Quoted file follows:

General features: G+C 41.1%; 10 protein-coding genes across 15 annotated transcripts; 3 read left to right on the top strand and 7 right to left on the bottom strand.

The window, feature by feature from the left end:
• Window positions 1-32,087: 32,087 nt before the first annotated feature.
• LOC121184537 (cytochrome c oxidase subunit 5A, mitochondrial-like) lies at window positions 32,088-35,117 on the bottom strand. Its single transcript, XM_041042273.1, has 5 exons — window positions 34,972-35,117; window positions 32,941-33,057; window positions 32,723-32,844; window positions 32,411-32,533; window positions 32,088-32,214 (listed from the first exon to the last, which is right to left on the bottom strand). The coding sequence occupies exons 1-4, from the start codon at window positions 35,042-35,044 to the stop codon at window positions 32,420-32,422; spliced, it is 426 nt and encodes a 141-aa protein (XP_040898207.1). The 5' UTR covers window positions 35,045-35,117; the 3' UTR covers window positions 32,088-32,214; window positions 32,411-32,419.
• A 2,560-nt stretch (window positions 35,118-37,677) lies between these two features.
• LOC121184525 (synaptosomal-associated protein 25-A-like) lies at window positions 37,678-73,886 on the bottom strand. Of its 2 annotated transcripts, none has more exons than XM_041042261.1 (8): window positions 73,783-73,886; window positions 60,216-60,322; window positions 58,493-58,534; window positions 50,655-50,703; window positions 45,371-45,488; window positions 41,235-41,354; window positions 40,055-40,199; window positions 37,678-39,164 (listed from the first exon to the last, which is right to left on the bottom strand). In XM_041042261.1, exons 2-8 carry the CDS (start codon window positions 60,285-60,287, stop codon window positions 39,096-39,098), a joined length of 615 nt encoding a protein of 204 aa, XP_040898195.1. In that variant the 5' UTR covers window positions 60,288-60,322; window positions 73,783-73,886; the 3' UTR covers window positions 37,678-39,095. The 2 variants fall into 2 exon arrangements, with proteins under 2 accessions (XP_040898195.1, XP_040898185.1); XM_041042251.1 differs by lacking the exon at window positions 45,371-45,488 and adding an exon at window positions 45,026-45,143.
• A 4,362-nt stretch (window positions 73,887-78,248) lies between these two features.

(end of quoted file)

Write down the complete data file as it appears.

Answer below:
General features: G+C 41.1%; 10 protein-coding genes across 15 annotated transcripts; 3 read left to right on the top strand and 7 right to left on the bottom strand.

The window, feature by feature from the left end:
• Window positions 1-32,087: 32,087 nt before the first annotated feature.
• LOC121184537 (cytochrome c oxidase subunit 5A, mitochondrial-like) lies at window positions 32,088-35,117 on the bottom strand. Its single transcript, XM_041042273.1, has 5 exons — window positions 34,972-35,117; window positions 32,941-33,057; window positions 32,723-32,844; window positions 32,411-32,533; window positions 32,088-32,214 (listed from the first exon to the last, which is right to left on the bottom strand). The coding sequence occupies exons 1-4, from the start codon at window positions 35,042-35,044 to the stop codon at window positions 32,420-32,422; spliced, it is 426 nt and encodes a 141-aa protein (XP_040898207.1). The 5' UTR covers window positions 35,045-35,117; the 3' UTR covers window positions 32,088-32,214; window positions 32,411-32,419.
• A 2,560-nt stretch (window positions 35,118-37,677) lies between these two features.
• LOC121184525 (synaptosomal-associated protein 25-A-like) lies at window positions 37,678-73,886 on the bottom strand. Of its 2 annotated transcripts, none has more exons than XM_041042261.1 (8): window positions 73,783-73,886; window positions 60,216-60,322; window positions 58,493-58,534; window positions 50,655-50,703; window positions 45,371-45,488; window positions 41,235-41,354; window positions 40,055-40,199; window positions 37,678-39,164 (listed from the first exon to the last, which is right to left on the bottom strand). In XM_041042261.1, exons 2-8 carry the CDS (start codon window positions 60,285-60,287, stop codon window positions 39,096-39,098), a joined length of 615 nt encoding a protein of 204 aa, XP_040898195.1. In that variant the 5' UTR covers window positions 60,288-60,322; window positions 73,783-73,886; the 3' UTR covers window positions 37,678-39,095. The 2 variants fall into 2 exon arrangements, with proteins under 2 accessions (XP_040898195.1, XP_040898185.1); XM_041042251.1 differs by lacking the exon at window positions 45,371-45,488 and adding an exon at window positions 45,026-45,143.
• A 4,362-nt stretch (window positions 73,887-78,248) lies between these two features.